Instructive, awkwardly structured docu about the former Soviet Union's ethnic cleansing.
School is in session via “Russian Lessons,” an exceptionally instructive but awkwardly structured docu that fingers the former Soviet Union for the ethnic cleansing of neighboring Georgians, and the international news media for disregarding the evidence. Relentlessly incriminating, this hard-hitting film by Andrei Nekrasov and his recently deceased wife Olga Konskaya tells a vastly complicated geopolitical story with reasonable clarity until the midpoint, when it flashes back to the early ’90s in a belated and otherwise misguided attempt to trace the sources of said atrocities. Unreserved critical kudos will be needed for “Lessons” to educate the masses on cable.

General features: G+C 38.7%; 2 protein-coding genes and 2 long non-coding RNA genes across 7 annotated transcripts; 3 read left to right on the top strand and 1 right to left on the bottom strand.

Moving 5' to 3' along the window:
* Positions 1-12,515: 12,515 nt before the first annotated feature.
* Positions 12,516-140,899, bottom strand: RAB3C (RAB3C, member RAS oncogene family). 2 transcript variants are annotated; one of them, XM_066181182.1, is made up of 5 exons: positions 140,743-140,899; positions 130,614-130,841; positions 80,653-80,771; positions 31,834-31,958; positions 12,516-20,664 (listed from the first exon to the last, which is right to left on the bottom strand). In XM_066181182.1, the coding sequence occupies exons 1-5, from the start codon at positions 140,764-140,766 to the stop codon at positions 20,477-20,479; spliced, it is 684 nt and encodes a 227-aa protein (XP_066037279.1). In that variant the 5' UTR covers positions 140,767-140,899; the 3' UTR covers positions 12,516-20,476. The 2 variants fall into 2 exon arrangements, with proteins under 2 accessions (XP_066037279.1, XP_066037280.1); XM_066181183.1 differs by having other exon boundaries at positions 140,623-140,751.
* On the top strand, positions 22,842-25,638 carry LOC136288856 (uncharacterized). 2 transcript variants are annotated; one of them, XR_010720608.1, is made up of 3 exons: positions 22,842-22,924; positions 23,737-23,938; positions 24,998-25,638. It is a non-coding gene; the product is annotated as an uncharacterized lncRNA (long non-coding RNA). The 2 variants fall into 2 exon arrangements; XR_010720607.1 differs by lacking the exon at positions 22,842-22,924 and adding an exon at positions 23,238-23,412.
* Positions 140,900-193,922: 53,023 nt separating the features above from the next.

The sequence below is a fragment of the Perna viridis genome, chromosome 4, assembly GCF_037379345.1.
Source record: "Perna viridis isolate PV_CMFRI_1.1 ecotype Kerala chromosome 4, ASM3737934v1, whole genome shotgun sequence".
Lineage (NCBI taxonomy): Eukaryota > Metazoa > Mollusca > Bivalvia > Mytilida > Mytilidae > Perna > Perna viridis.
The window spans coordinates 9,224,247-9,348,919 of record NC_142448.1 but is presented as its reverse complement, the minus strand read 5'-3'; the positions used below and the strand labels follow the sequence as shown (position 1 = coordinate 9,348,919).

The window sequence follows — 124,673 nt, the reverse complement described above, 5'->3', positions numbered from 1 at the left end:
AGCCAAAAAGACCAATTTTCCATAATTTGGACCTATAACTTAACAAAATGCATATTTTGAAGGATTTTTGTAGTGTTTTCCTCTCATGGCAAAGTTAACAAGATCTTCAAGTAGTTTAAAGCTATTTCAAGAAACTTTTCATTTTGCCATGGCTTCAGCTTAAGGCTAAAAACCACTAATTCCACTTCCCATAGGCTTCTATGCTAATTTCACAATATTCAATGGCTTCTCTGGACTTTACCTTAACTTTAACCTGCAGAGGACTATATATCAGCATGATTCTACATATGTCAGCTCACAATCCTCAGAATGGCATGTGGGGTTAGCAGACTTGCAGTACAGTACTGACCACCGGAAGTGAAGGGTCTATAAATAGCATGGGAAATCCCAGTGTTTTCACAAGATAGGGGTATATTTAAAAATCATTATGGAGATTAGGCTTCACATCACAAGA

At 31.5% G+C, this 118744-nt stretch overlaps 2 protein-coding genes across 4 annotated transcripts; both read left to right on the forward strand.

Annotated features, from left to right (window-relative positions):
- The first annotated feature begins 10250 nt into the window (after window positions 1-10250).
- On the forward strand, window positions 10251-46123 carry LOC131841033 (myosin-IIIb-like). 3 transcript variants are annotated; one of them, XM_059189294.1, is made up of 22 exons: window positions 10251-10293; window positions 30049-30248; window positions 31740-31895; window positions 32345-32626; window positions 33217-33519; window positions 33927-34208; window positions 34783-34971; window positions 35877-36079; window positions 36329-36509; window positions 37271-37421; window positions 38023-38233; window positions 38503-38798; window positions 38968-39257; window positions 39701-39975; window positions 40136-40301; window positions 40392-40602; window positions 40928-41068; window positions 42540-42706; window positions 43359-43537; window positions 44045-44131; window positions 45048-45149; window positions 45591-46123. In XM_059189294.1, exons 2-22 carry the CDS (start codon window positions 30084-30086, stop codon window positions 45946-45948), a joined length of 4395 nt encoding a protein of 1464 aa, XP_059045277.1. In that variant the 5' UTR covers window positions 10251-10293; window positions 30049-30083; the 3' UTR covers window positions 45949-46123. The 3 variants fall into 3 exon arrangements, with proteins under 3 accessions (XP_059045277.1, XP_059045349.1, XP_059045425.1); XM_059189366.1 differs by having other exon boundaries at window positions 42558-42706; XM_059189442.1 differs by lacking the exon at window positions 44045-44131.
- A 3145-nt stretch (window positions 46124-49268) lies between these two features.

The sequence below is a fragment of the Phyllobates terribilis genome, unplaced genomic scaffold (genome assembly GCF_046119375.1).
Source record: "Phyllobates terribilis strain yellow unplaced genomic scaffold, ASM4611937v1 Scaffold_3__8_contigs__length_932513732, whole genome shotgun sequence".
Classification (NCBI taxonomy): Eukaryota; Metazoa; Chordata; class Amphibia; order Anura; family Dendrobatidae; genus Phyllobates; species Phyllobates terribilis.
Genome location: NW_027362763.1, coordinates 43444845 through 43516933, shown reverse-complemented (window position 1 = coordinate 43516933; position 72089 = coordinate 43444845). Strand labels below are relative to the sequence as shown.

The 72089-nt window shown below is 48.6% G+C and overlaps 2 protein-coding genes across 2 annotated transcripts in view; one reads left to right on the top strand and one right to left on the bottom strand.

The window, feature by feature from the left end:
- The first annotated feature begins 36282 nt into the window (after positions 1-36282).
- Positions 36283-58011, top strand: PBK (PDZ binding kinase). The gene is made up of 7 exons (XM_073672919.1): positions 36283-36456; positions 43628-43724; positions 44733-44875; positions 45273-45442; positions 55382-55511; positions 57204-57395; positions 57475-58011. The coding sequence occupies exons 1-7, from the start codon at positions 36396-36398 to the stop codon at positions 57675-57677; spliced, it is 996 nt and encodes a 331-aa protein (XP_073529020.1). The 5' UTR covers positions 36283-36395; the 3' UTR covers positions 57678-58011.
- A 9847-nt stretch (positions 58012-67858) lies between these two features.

To make a very long story short, the docu asserts that Georgia’s desire to join the West as a fully independent nation gave rise to a Russian secret war after the Soviet Union’s collapse. Wrenching images include those of dead and severely injured Georgian children, and of a jet packed full of refugees in the minutes before its being shot down by Russian fighter planes. Stronger as a journalistic expose than as a work of storytelling, the film repeatedly indicts the BBC for perpetuating the Russian army’s campaign of disinformation.